Roberta Isleib, a.k.a. mystery writer Lucy Burdette, once participated in Key West’s annual Zombie Bike Ride. The event is known to draw thousands of participants and spectators. She went all out with her husband by hiring a makeup artist to create their zombie faces. On the bicycle ride, while surrounded by a gang of similar-looking zombies, she had an epiphany: “If one of these zombies were to suddenly keel over, it would be hard to tell who the perpetrator is.”
Thus, the idea was born for how to open book number seven in her Key West Food Critic Mystery Series, “Killer Takeout.” According to Isleib, Key West and the Florida Keys are an endless source of inspiration for plot ideas. The area is so fruitful that she is now releasing her series’ 11th book, called “A Scone of Contention,” on Tuesday, Aug. 10.
“Key West is easy for ideas,” Isleib explained. “First of all, read Keys Weekly newspaper — it’s full of ideas. I try in each book to feature some different angle of Key West and the Keys.”
The Key West Food Critic Mystery Series is part of a genre called “cozy mysteries,”
“The genre is named after Agatha Christie’s tea cozy idea, that you don’t need sex and violence on the page,” said Isleib. “The concentration is on the puzzle and the characters. You can read the book before going to bed.”
Isleib is a former clinical psychologist who spends half the year in Connecticut and half the year in Key West. She got into writing because of her love for golf. Yes, golf.
“The first things I wrote were articles about the psychology of golf. My golf midlife crisis, I call it,” she said. Eventually, she found that a fictional character came out of her writing about the sport: neurotic aspiring golfer Cassie.
After years of support from writing groups and doggedly searching for a book agent, Isleib’s first series was finally published, the Cassie Burdette Golf Lover’s Mysteries. The first book, “Six Strokes Under,” was nominated for an Agatha Award for Best First Mystery.
Eventually Isleib switched subject matter but stayed in the cozy mystery genre, as she was inspired by her love for food and Key West. Her young protagonist, Hayley Snow, is a food critic working for a magazine called “Key Zest,” and she somehow gets sucked into solving homicides, as these things happen in cozy mysteries.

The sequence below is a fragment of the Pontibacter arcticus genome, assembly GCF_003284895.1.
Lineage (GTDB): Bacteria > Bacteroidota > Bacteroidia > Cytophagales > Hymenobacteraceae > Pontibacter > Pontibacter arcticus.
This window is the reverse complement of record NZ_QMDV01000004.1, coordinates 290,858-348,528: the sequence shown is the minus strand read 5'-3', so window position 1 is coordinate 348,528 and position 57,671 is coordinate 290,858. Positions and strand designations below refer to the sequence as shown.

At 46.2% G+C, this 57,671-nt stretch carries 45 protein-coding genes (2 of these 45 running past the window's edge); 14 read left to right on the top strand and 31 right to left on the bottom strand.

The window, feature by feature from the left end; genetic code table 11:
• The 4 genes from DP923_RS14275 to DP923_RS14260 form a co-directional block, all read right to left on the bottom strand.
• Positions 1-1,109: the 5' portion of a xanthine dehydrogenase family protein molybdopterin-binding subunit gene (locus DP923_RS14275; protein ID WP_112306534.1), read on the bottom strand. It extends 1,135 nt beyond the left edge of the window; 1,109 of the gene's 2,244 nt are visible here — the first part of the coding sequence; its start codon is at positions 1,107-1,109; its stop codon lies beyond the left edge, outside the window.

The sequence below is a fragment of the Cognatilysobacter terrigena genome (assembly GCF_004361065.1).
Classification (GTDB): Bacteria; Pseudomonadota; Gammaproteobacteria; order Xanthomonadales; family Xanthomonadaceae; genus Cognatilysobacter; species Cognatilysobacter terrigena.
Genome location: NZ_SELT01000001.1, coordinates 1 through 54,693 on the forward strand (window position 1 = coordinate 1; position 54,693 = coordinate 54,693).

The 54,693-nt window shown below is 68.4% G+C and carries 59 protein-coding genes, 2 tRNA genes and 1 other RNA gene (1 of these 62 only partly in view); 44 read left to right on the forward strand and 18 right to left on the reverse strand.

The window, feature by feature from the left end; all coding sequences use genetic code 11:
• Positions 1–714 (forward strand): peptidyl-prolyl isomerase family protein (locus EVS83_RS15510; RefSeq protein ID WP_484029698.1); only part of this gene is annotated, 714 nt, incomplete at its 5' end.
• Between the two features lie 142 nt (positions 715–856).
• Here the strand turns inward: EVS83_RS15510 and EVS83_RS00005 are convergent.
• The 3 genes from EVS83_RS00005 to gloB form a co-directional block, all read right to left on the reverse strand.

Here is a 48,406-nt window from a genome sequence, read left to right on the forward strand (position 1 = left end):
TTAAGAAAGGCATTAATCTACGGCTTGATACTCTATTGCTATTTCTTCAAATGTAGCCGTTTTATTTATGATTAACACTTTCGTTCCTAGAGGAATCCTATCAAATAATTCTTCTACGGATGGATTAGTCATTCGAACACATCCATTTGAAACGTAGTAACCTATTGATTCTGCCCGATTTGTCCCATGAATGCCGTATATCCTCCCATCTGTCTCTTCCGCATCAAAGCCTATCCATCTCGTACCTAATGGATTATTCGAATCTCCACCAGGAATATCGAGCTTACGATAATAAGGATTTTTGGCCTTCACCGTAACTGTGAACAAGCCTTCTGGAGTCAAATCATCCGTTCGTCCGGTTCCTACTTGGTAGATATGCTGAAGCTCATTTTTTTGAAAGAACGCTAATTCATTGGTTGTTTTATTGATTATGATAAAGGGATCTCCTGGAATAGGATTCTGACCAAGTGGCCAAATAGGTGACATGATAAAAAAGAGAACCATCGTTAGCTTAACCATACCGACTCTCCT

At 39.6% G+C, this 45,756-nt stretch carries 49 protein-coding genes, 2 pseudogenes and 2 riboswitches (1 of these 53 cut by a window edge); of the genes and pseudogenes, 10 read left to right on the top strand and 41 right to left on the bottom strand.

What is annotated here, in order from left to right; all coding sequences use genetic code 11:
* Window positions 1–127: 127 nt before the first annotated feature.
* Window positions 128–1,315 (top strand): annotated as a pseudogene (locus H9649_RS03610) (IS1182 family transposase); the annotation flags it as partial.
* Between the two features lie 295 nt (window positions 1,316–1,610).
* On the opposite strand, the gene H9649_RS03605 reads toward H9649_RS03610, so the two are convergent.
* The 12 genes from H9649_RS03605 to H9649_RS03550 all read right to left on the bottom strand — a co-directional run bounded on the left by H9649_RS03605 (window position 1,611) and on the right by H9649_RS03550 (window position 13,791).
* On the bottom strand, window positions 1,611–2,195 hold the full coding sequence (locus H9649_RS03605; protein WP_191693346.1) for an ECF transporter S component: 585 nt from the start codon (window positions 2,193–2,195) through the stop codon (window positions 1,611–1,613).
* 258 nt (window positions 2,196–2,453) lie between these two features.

For sharp-eyed residents of Key West, Isleib often throws in real-life characters from Key West, such as police officer and minister Steve Torrence, Michael Nelson of the Key West library and Lorenzo the tarot card reader in Mallory Square, whose real name is Ron Augustine.
And for “Scone of Contention,” Isleib drew inspiration this time not just from the Keys but also from Scotland, where she and her husband went in 2019. Accordingly, food writer Hayley Snow became obsessed with scones, which are commonly served during tea times in Scotland.
Lucy Burdette fans can keep an eye out for her first thriller — and a leap away from coziness — to be released in September by English publishing house Severn, “Unsafe Haven.” And her 12th book in the Key West Food Critic Mystery Series, called “A Dish to Die For,” will be coming soon.
Cinnamon Scones from Roberta Isleib, a.k.a. mystery writer Lucy Burdette
By Roberta Isleib
If you’re going to write a mystery with “scone” in the title that is set in Scotland, readers are going to expect a scone recipe. I had a lot of fun imagining how to work this into the book, and came up with sister characters, Violet and Bettina Booth, famous for winning a culinary prize for their cinnamon scones.
I crave the prize-winning recipe that the Booth sisters shared with food critic Hayley Snow — as you may crave it by the time you’re finished reading as well! This recipe is my closest approximation. I cannot vouch for how close it comes to the prize-winner, but it’s awfully good. There seem to be several secrets to making light scones. Freeze and grate the butter. Work the dough as little as possible. And keep it cold in between steps.
2 cups all-purpose flour
2 and 1/2 teaspoons baking powder
1 teaspoon ground cinnamon (don’t skimp on quality here)
1/4 teaspoon salt
1/2 cup (1 stick; 115g) unsalted butter, frozen
1/2 cup heavy cream (plus 2 Tbsp for brushing)
1/2 cup packed light or dark brown sugar
1 large egg
1 teaspoon pure vanilla extract
For the icing:
1 cup confectioner’s sugar
3 tablespoons freshly-brewed coffee
¼ tsp vanilla extract
Mix together the flour, baking powder, salt and cinnamon. Grate the frozen butter onto a plate. Rub the butter into the dry ingredients using your fingers or a pastry cutter, until the butter is the size of peas.
In another bowl, whisk together the heavy cream, the vanilla, the egg and the brown sugar. Mix this lightly into the flour butter mixture. On a piece of parchment paper, shape the dough into a disk, and with a floured knife cut the disk into eight triangles. Put the scone dough back into the refrigerator while the oven heats to 400. Move the parchment with the scones onto a baking sheet. Paint the scone tops with the remaining cream and sprinkle them with sugar.
Bake the scones for 20-22 minutes until they begin to brown. You could serve them as is, but why leave off the icing?
For the icing, whisk the confectioner’s sugar with coffee and vanilla until smooth. If you don’t like the idea of coffee, you could substitute milk. But honestly, that hint of coffee was amazing! When the scones have cooled, drizzle them with icing. (You will probably have leftovers which can be used on your next batch. Or eaten with a spoon…)